support of a particular religious group.
The City contends that this case is governed by Valley Forge Christian College v. Americans United for Separation of Church and State, Inc., 454 U.S. 464, 70 L. Ed. 2d 700, 102 S. Ct. 752.
Plaintiffs argue that Valley Forge is not controlling and contend that Valley Forge deals only with federal taxpayer standing and not with municipal taxpayer standing. Plaintiffs contend that it is Donnelly v. Lynch, 691 F.2d 1029 (1st Cir. 1982) which controls.
There has been no contention on the part of the Plaintiffs that their taxdollars have been expended in support of either Warner's entire cable system or CASP's channel in particular. We are, therefore, at a loss as to why Plaintiffs allege that they have standing as taxpayers. A careful review of the entire Record before us shows not one shred of evidence that anything other than private monies have been used in the Warner system. As well, there is no evidence in the Record that Warner operates as anything but a private system. Therefore, Plaintiffs lack standing as taxpayers to bring this suit.
We next address the issue of whether Plaintiffs have alleged an "injury in fact." The Supreme Court has made it abundantly clear that absent a particularized injury different from that of the rights of the general citizenry to require the Government to conduct its affairs in accordance with the law a party lacks standing under Art. III. Valley Forge Christian College v. Americans United for Separation of Church and State, 454 U.S. 464, 482, 483, 70 L. Ed. 2d 700, 102 S. Ct. 752 and cases cited therein.
Plaintiffs claim that at the time that CASP was formed, the Unitarian-Universalist Church of The North Hills applied for and was denied membership in CASP. See Cavileer Affidavit. We note that the North Hills is not within the limits of the City. As well, we note that this church is not a party to this lawsuit. Cavileer states that he is the minister of the Allegheny Center Unitarian Church. There is no allegation that the Allegheny Center Unitarian Church was denied membership in CASP.
Additionally, Houle contends that while he was the minister of the Metropolitan Community Church of Pittsburgh from 1978 to 1982, he inquired on behalf of that church as to the criteria for membership in CASP. He further contends that he was informed that the Metropolitan Community Church was ineligible for membership in CASP. See Houle affidavit.
The Record is devoid of any reference whatsoever to Samuel Lane ("Lane"). Indeed all we know of Lane is from the Complaint and Amended Complaint whereby it is stated that he is a resident and taxpayer of the City and a potential subscriber to Warner's system. He does not claim affiliation with any church or that he either sought or was denied membership in CASP. Based on the holding of Valley Forge we fail to see that Lane has either claimed or established an "injury in fact."
In Valley Forge the Plaintiffs brought suit in federal district court alleging that when the Department of Health, Education and Welfare (HEW) disposed of a tract of land on which was situated a military hospital to Valley Forge Christian College such transfer violated the Establishment Clause of the First Amendment. 454 U.S. 464, 70 L. Ed. 2d 700, 102 S. Ct. 752. Plaintiffs were a nonprofit organization which characterized themselves, inter alia, as taxpayers. The Supreme Court found that Plaintiffs therein lacked standing both as taxpayers for reasons which are not relevant to the disposition of the case at hand and, as well, because they had failed to establish an "injury in fact."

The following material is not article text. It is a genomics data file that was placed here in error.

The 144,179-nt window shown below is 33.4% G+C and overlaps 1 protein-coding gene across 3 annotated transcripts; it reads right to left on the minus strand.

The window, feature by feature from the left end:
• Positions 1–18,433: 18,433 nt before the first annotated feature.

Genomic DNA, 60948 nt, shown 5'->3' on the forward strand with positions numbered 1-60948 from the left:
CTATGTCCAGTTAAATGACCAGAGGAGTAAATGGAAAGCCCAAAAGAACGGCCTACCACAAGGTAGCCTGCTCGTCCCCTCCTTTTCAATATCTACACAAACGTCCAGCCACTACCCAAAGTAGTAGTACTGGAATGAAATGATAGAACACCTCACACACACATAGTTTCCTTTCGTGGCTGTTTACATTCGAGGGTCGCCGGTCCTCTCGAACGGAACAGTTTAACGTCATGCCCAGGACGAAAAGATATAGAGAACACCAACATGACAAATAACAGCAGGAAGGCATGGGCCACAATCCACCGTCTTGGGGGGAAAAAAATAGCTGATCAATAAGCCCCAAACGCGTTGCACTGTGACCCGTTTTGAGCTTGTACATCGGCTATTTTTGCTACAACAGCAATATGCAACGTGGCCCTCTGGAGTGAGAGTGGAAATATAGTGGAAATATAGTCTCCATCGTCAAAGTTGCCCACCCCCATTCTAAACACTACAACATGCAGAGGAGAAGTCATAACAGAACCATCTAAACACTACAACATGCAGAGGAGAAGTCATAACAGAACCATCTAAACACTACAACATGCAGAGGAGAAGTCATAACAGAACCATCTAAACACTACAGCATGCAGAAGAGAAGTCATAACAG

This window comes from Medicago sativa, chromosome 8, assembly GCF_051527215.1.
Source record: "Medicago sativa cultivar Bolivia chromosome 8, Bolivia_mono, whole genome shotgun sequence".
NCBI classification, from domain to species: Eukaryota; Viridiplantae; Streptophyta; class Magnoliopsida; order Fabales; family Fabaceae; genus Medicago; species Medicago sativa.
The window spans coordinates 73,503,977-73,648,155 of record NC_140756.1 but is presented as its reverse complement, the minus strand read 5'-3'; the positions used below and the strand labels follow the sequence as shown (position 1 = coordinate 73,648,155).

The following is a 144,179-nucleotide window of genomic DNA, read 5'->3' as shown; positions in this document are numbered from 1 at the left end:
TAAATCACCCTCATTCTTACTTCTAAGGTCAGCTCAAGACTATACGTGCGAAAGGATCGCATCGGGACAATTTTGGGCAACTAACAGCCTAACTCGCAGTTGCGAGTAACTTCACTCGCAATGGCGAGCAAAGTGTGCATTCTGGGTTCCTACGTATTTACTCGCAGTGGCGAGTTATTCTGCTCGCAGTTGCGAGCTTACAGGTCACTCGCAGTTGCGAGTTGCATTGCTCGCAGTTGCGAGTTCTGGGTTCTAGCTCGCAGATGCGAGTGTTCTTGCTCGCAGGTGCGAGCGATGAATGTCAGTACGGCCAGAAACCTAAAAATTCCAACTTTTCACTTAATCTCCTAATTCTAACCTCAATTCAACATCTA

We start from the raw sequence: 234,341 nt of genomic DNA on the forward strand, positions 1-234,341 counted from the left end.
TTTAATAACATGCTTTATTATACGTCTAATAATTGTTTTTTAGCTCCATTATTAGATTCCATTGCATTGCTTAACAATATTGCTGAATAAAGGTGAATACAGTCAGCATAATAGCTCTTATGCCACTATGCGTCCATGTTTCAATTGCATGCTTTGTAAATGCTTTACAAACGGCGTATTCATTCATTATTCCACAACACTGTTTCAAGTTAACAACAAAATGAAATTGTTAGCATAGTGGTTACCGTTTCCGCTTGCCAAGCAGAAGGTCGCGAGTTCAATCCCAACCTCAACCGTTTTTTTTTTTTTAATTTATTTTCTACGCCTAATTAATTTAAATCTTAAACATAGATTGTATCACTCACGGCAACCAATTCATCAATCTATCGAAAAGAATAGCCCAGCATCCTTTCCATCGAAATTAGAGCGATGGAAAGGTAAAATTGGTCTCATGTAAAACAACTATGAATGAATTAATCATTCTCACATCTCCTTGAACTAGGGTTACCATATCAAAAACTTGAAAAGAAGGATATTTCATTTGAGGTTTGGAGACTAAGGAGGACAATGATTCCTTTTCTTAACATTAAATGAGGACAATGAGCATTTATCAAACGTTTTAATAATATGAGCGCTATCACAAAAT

The Supreme Court rejected the implication that because the Establishment Clause was in issue, that the standing requirements under Art. III were lessened. Id. at 484. The Plaintiffs in the instant lawsuit are in the same posture as the Plaintiffs in the Valley Forge: they have alleged a violation of the Constitution but they have not alleged an injury in fact.
None of the three named Plaintiffs have claimed that they approached CASP for the purpose of presenting a program of his own over CASP's channel. They have not even intimated that should they so apply, that it is their belief that such request would be denied. Giving the affidavits of Cavileer and Houle their broadest interpretation, we find that their only claims are that they have been denied membership in CASP or were told they were ineligible, respectively.
What we must not lose sight of throughout this suit is that it is Warner, not the City, who operates the cable system; that it is Warner, not the City, who gave CASP $60,000 and a channel. Plaintiffs concede that Warner is a private corporation and make no attempt to clothe Warner with the garment of state action. In fact, Warner's system is, as well, a private corporation, which differs considerably from that of other private broadcasting corporations in that one must be a paying subscriber in order to tune into any one of Warner's 60 channels.
Because Plaintiffs lack standing as taxpayers and have not made the requisite showing of an "injury in fact" which is required by Art. III as well as the cases cited herein which have interpreted Art. III, Defendants' Motion for Summary Judgment must be GRANTED.
An appropriate Order will issue.
And now this 12th day of April, 1982, in light of the foregoing Opinion, the Motion for Summary Judgment filed by Defendants City of Pittsburgh, Mayor Richard S. Caliguiri and the City Council of the City of Pittsburgh is hereby GRANTED.
Plaintiffs' Motion for Summary Judgment being moot, is hereby DENIED.
The action against Defendant Warner Cable Corporation is dismissed for the reasons set forth in the foregoing Opinion.